After the tour ended, we spent a couple of days with friends in Shanghai. Thanks Nancy Michael and Gabby. We took the fast train to Wuhan. Eight-hundred and forty kilometers and four hours later, we arrived.  Lots of coughs, sniffles and some sneezing in the station and on the train and then the station afterwards.  Oh well, that’s the price of traveling during cold and flu season.

We arrived home about 4:30 on Monday afternoon. It was nice to be back at our apartment. as nice as the hotels were, there is no substitute for your own bed.

On Tuesday morning both Wyatt and Emily had coughs and sore throats and I had a bit of a tickle. Normally we would just let it go, but the talk of this virus was becoming more insistent, so we decided to go to the clinic. We arrived at a mostly quiet clinic and were examined and diagnosed as cold, cold, and sore throat.  Take this, this, this, this, and don’t do that. Done and Dusted.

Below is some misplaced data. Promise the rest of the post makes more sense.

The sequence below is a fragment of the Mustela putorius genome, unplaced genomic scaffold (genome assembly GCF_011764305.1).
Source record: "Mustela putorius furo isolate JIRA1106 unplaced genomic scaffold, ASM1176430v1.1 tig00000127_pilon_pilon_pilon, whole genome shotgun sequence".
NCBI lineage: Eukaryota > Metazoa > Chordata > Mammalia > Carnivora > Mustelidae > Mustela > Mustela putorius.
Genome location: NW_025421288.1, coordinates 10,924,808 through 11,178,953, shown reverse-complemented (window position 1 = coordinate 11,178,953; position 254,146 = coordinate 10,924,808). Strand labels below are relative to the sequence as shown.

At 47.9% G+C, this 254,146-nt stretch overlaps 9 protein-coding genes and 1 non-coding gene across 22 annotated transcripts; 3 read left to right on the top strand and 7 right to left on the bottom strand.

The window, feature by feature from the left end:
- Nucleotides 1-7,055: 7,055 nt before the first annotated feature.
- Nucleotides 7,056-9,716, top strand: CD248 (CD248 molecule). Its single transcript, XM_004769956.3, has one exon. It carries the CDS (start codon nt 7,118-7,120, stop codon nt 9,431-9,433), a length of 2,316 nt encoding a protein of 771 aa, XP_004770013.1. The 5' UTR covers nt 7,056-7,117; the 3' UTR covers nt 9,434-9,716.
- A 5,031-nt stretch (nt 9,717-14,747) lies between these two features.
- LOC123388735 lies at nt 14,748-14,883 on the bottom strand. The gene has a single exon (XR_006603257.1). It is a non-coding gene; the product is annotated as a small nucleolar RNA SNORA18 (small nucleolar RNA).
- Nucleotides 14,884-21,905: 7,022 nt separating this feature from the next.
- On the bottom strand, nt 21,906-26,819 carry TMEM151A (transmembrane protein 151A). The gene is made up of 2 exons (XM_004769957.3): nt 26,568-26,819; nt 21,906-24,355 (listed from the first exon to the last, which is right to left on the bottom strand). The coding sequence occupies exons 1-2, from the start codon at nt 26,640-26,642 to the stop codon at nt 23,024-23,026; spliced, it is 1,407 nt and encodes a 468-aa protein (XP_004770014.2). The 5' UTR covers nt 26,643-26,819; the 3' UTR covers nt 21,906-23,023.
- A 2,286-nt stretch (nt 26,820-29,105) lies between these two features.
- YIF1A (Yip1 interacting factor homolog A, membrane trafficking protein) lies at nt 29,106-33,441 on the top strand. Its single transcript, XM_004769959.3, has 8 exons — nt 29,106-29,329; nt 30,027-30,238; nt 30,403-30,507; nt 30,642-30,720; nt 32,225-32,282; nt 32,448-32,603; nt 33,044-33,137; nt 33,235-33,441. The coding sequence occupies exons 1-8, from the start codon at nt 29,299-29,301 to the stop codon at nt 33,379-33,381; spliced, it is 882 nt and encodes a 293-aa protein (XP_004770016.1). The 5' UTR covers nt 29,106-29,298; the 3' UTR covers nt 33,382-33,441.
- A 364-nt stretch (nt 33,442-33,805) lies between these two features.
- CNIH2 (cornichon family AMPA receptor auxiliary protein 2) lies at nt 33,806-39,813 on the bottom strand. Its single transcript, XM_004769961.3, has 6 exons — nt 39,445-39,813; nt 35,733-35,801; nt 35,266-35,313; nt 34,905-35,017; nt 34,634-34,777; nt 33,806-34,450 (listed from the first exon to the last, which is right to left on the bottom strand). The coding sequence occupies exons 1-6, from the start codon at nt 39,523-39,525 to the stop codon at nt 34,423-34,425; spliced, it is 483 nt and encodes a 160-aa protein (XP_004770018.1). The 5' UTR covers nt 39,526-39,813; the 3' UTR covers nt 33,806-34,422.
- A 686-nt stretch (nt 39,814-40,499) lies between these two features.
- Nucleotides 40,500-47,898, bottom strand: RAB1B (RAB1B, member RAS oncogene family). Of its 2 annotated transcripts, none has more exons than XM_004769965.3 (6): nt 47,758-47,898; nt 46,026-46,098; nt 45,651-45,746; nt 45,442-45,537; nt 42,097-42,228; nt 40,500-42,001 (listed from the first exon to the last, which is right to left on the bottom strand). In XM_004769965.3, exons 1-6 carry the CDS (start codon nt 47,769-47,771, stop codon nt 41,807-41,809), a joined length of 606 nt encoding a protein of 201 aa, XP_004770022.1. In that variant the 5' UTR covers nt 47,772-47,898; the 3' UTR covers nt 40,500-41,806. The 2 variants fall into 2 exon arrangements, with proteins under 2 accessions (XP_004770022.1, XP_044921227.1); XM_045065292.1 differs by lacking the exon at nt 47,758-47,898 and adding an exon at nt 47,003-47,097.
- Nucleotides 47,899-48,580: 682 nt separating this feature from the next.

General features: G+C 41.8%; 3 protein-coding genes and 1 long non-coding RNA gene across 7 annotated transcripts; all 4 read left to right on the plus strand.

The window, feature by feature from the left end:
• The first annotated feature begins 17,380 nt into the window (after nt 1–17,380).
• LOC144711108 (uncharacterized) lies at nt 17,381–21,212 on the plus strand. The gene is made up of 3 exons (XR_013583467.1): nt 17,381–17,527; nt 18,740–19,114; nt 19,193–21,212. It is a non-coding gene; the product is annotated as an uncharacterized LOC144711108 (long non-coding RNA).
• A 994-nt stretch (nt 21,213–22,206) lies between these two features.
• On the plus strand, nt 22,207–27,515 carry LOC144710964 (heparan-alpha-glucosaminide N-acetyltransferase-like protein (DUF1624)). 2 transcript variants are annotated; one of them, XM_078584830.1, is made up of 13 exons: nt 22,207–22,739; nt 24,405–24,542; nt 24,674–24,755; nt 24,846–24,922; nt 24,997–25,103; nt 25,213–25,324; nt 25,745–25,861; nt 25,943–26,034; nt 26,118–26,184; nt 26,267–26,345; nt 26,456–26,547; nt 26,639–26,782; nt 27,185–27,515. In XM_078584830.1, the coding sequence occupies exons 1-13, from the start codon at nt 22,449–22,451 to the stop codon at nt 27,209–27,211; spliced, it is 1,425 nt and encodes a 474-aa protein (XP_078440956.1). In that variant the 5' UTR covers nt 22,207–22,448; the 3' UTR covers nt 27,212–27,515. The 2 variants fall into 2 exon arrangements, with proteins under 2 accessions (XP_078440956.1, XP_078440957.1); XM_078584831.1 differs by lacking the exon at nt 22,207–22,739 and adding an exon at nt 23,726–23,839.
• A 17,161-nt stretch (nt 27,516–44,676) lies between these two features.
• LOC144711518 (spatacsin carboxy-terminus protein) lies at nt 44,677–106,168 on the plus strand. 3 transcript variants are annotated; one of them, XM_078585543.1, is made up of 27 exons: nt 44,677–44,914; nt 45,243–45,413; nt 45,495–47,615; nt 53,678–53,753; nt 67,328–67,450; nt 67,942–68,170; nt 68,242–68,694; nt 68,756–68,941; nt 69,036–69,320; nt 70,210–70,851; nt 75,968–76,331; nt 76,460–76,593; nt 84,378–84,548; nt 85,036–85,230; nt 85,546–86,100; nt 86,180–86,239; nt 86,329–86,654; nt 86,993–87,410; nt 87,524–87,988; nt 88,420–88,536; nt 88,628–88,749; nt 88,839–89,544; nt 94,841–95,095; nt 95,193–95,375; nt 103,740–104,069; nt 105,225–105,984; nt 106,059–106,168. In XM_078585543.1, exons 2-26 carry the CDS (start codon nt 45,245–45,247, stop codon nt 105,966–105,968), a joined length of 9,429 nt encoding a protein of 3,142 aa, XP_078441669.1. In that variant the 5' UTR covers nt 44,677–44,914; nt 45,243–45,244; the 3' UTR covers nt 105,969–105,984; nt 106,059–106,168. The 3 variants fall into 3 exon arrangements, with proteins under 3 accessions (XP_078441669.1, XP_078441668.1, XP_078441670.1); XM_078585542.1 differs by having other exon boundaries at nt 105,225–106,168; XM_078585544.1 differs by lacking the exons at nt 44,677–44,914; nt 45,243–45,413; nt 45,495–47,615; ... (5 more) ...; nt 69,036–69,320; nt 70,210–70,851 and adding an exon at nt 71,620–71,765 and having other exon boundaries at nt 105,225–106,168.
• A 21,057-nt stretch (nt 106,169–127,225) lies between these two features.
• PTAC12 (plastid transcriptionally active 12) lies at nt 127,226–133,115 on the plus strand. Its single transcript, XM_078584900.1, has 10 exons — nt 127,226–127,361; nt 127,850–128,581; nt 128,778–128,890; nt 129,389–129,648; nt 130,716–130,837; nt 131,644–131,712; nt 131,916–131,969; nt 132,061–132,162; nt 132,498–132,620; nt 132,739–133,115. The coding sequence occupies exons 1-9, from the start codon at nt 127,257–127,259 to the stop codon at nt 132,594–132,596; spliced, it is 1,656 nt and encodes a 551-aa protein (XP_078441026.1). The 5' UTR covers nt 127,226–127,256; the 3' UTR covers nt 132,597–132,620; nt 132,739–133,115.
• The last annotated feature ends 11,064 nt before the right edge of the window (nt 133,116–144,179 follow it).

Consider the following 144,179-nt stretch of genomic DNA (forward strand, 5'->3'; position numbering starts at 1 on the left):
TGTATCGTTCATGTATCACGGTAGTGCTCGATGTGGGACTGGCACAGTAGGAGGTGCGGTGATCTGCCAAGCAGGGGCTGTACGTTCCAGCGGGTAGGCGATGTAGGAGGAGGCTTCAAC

We did a quick shop and headed home. Wednesday morning life, as it sometimes does, changed.

A full lockdown was in place. It was suggested that we don’t go out. Although we weren’t restricted to our apartment, we were advised in messages texts and phone calls to stay put. We bundled up and got out to buy water rice in a few essentials. Most stores had already closed on the Tuesday and people had left for the annual pilgrimage to visit family. After all was the Chinese Spring Festival. The streets were deserted.  Although I joked with Wyatt to watch out for zombies, I wasn’t feeling much levity. Then we turned the corner, and they were about 20 Walkers wearing quilted pajamas and an assortment of grey green blue and pink surgical masks. At least the apocalypse won’t be Monochromatic.